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Cancer. 2018 Oct 25. doi: 10.1002/cncr.31691. [Epub ahead of print]

Colorectal cancer screening interventions in 2 health care systems serving disadvantaged populations: Screening uptake and cost-effectiveness.

Author information

1
Colorado Department of Public Health and Environment, Denver, Colorado.
2
RTI International, Waltham, Massachusetts.
3
Division of Cancer Prevention and Control, Centers for Disease Control and Prevention, Atlanta, Georgia.

Abstract

BACKGROUND:

The objectives of the current study were to assess changes in colorectal cancer (CRC) screening uptake and the cost-effectiveness of implementing multiple evidence-based interventions (EBIs). EBIs were implemented at 2 federally qualified health centers that participated in the Colorado Department of Public Health and Environment's Clinic Quality Improvement for Population Health initiative.

METHODS:

Interventions included patient and provider reminder systems (health system 1), provider assessment and feedback (health systems 1 and 2), and numerous support activities (health systems 1 and 2). The authors evaluated health system 1 from July 2013 to June 2015 and health system 2 from July 2014 to June 2017. Evaluation measures included annual CRC screening uptake, EBIs implemented, funds received and expended by each health system to implement EBIs, and intervention costs to the Colorado Department of Public Health and Environment and health systems.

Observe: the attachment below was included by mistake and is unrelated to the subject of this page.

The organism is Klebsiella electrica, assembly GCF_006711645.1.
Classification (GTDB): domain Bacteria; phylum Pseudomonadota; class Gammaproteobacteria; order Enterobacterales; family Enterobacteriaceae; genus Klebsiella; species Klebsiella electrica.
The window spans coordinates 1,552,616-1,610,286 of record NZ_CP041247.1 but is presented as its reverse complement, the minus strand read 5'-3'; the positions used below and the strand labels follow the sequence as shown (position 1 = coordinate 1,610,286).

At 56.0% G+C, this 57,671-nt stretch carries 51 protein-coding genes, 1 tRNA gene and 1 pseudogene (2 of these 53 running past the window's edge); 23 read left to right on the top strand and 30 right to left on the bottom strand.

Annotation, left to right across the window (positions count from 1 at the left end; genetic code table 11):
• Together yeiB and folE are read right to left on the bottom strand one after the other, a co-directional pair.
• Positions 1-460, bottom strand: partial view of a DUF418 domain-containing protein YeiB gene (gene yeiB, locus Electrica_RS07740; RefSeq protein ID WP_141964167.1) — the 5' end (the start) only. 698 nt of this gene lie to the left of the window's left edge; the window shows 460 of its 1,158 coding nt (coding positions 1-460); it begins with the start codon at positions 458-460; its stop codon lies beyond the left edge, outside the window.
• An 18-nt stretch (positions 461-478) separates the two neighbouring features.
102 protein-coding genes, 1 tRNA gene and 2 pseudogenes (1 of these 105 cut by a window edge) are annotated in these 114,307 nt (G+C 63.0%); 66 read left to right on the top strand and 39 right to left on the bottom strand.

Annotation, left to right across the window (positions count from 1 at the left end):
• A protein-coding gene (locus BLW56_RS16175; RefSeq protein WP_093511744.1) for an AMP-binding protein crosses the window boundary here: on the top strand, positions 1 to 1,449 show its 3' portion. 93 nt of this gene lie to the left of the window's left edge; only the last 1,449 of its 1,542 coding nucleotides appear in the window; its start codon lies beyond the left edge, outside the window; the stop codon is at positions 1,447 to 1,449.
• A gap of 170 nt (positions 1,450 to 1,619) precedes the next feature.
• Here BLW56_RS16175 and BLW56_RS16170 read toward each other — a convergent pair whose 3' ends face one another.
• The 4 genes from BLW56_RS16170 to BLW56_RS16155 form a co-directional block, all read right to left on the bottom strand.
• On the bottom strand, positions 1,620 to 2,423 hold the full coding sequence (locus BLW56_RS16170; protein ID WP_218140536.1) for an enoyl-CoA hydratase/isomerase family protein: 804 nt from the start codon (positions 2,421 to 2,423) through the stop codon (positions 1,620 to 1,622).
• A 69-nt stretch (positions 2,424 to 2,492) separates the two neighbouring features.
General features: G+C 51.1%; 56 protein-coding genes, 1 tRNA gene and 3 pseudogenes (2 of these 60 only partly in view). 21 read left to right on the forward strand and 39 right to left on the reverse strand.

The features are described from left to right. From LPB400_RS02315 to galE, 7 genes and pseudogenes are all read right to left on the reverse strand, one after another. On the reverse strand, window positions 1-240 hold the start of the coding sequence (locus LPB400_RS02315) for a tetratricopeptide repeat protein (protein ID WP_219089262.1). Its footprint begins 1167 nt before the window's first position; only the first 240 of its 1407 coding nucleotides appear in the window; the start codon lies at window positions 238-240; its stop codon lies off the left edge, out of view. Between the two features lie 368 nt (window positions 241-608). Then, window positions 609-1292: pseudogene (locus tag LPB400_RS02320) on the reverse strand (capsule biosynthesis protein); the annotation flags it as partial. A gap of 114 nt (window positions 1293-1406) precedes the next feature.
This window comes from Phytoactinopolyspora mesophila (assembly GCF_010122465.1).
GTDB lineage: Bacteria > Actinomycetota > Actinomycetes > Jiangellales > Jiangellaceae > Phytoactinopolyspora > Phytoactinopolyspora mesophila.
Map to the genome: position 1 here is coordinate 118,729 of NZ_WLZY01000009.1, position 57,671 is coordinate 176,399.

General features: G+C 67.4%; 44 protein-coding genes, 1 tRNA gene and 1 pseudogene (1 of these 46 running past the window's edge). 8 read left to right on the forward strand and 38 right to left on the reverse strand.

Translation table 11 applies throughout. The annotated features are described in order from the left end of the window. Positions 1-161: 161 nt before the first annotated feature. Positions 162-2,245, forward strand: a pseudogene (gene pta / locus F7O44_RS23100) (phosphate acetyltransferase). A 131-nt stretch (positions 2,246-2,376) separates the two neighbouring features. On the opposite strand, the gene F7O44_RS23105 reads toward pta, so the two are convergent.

RESULTS:

CRC screening uptake increased by 18 percentage points in health system 1 and 10 percentage points in health system 2. The improvements in CRC screening uptake, not including the cost of the screening tests, were obtained at an added cost ranging from $24 to $29 per person screened.

CONCLUSIONS:

In both health systems, the multicomponent interventions implemented likely resulted in improvements in CRC screening. The results suggest that significant increases in CRC screening uptake can be achieved in federally qualified health centers when appropriate technical support and health system commitment are present. The cost estimates of the multicomponent interventions suggest that these interventions and support activities can be implemented in a cost-effective manner.

KEYWORDS:

Colorado; cancer screening; colorectal cancer; cost-effective; evaluation

PMID:
30359479
DOI:
10.1002/cncr.31691

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